I lived like this for a few months until I admitted to myself and to my family that I needed help if I was ever to move on with my life. Luckily, I was quickly given a therapist and I had an appointment within weeks. I was soon diagnosed with Post-Traumatic Stress Disorder, which I was originally so ashamed of and wanted to hide from everyone around me. I began EMDR treatment, (eye movement desensitisation) and continued with this until a few months ago.

 Starting here at Lancaster had been daunting. Before I started my treatment, I was on the verge of not going at all, I would take a gap year, or I would take my insurance offer from Liverpool and stay at home while studying, close to my mum and dad. Deciding against this was the best decision I ever could have made. I love my course, I love Lancaster and I have met some of my closest friends here, who have been nothing but supportive. I couldn’t imagine my life now without them and their love. For me, staying at home would have meant that the hate would’ve won. And that couldn’t be further from the truth today.

 An avid concert goer and music lover, I used to live at gigs. I was terrified of going back to live music. Originally, I couldn’t have imagined going anywhere near that sort of atmosphere ever again, hence why I chose not to attend One Love Manchester. My first concert since was Ed Sheeran in Orlando, as a part of my family holiday. I was terrified, but I got through it and have since been to see Lorde, Dan and Shay, and Khalid, and I’m even flying to Toronto to see Taylor Swift in a stadium in August. I couldn’t be more excited and I try to remind myself every day of how proud I am of myself for getting this far. I have not, however, attended a concert back at the Manchester Arena, yet. I went back to the inside lobby area of the arena on a Wednesday afternoon with my therapist as a part of my recovery, which was an incredibly huge step for me and undoubtedly will make going back properly seem that little bit easier.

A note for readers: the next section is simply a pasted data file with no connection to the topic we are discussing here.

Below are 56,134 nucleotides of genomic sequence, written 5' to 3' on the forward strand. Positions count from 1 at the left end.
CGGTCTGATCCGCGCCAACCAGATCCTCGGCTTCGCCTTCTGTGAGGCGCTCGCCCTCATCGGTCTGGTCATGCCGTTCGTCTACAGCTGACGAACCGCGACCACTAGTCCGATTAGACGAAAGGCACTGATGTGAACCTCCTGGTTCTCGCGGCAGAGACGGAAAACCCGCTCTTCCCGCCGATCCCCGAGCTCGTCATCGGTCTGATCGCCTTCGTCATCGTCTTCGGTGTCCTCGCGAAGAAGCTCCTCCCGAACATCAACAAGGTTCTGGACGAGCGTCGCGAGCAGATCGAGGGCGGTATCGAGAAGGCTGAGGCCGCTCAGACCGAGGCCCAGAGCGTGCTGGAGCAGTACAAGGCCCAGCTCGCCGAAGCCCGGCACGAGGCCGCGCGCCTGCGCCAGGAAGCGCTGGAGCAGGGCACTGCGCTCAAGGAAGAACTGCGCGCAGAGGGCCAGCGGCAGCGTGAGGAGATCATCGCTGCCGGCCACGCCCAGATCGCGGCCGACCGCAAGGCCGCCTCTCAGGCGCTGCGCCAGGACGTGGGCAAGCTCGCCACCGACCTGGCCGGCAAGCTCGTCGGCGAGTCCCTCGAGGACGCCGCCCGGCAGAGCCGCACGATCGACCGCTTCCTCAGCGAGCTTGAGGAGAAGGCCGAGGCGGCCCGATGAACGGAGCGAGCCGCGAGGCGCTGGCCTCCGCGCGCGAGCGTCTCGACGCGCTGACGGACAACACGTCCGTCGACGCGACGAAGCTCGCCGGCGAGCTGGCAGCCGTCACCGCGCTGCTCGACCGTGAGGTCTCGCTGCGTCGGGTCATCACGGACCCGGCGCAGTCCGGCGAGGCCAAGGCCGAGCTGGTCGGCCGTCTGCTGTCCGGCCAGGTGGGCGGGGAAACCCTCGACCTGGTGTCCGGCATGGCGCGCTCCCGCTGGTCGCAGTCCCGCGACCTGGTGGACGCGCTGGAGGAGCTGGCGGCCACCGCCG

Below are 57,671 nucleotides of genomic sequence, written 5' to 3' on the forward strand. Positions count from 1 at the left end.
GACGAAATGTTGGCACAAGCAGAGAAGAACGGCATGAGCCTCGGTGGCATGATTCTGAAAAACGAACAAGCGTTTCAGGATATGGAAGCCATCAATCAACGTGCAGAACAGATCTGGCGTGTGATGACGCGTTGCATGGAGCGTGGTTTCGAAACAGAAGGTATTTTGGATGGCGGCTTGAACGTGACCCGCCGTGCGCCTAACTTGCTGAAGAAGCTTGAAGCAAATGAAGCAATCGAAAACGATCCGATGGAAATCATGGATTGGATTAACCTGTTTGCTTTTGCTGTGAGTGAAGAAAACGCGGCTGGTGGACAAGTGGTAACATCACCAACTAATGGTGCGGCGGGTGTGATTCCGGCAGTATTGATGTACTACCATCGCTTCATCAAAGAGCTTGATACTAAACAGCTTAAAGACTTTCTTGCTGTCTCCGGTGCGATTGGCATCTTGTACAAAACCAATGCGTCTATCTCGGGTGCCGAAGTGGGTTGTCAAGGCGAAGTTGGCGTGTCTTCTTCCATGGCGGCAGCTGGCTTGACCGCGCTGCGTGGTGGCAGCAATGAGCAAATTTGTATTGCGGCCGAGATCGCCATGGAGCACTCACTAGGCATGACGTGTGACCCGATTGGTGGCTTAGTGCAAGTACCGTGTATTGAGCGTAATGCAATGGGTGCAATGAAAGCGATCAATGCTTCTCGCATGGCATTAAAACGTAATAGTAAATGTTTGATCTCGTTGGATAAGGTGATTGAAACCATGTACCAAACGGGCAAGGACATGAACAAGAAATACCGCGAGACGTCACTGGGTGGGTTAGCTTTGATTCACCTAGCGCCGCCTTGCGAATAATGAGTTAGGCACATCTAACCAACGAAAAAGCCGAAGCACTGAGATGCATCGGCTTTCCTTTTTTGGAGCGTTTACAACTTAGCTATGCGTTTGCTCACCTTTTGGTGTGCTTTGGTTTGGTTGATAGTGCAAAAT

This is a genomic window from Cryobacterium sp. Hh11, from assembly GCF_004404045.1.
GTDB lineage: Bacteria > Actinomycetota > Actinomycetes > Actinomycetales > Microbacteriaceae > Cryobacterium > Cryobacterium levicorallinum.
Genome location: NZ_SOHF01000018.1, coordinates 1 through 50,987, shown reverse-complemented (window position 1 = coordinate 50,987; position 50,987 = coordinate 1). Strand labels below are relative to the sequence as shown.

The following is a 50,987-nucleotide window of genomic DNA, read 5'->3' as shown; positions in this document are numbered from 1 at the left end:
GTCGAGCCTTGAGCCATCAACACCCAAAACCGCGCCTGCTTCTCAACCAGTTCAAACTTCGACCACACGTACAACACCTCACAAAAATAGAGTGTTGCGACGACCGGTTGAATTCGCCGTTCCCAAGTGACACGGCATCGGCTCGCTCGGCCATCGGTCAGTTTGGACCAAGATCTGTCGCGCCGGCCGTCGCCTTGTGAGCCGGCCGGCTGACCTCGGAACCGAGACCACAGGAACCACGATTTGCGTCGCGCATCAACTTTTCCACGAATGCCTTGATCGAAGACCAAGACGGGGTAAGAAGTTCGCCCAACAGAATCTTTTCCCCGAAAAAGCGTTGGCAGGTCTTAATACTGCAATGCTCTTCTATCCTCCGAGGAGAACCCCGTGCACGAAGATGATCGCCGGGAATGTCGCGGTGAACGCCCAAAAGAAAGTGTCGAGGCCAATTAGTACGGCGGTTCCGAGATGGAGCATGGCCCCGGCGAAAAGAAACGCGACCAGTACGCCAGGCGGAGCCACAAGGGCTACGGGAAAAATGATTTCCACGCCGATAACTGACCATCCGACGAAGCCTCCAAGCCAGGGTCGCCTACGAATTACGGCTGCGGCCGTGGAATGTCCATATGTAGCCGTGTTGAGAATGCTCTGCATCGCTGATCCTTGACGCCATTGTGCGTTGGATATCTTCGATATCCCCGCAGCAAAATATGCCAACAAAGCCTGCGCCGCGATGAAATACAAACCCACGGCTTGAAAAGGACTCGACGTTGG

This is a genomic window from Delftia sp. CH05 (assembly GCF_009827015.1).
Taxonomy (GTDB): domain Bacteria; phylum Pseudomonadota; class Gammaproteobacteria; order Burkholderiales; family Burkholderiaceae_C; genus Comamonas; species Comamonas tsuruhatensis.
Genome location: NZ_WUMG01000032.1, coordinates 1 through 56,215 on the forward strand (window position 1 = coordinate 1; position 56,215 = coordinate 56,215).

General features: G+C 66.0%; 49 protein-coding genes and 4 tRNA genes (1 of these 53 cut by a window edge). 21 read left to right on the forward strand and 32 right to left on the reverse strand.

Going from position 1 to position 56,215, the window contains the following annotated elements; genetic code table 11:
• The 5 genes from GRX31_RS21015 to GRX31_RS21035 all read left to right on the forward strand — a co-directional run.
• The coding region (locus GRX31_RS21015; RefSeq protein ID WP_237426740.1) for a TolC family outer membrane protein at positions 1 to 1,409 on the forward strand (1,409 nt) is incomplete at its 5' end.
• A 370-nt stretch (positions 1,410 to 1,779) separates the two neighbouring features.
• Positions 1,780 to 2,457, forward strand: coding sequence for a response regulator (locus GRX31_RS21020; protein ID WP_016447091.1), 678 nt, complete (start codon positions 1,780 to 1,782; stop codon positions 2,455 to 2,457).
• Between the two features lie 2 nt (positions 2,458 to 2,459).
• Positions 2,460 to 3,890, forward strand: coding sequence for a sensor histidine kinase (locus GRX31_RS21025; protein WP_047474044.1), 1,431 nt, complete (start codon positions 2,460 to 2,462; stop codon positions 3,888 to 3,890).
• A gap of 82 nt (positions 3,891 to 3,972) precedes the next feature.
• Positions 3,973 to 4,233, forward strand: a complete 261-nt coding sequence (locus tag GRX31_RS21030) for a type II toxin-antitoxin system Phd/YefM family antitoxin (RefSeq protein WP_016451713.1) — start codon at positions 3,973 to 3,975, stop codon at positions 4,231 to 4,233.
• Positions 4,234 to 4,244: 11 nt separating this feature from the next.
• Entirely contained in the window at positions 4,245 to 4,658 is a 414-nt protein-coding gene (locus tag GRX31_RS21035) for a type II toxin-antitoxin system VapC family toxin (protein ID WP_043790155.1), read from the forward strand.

As it approaches the year anniversary, I like to look back on this year and appreciate every part of it, and how incredibly lucky I am to be here, safe and well. On May 22nd I went back to Manchester to pay my respects to those who we lost. Though I do not have treatment anymore, I am still not 100% okay with large crowds, loud noises or any slight mention of the word terror. Even hearing Ariana Grande’s songs can be difficult. It will be something that will affect me, and thousands of other people for the rest of our lives. Being from the North-West, everybody seemed to know at least one person affected. If the attack taught me one thing, it would be to make the most of every minute that you have, and to cherish those around you. Check up on them, make sure they’re okay. Having witnessed first-hand how devastatingly cruel the world can be, it makes you appreciate how wonderful it can be too. As cheesy and cliché as it sounds, I’m living my life as best as I can, working hard for my university course, going out with my friends as much as possible, treasuring time with my family. Manchester will always have a place in my heart, and one year later that place has only grown bigger.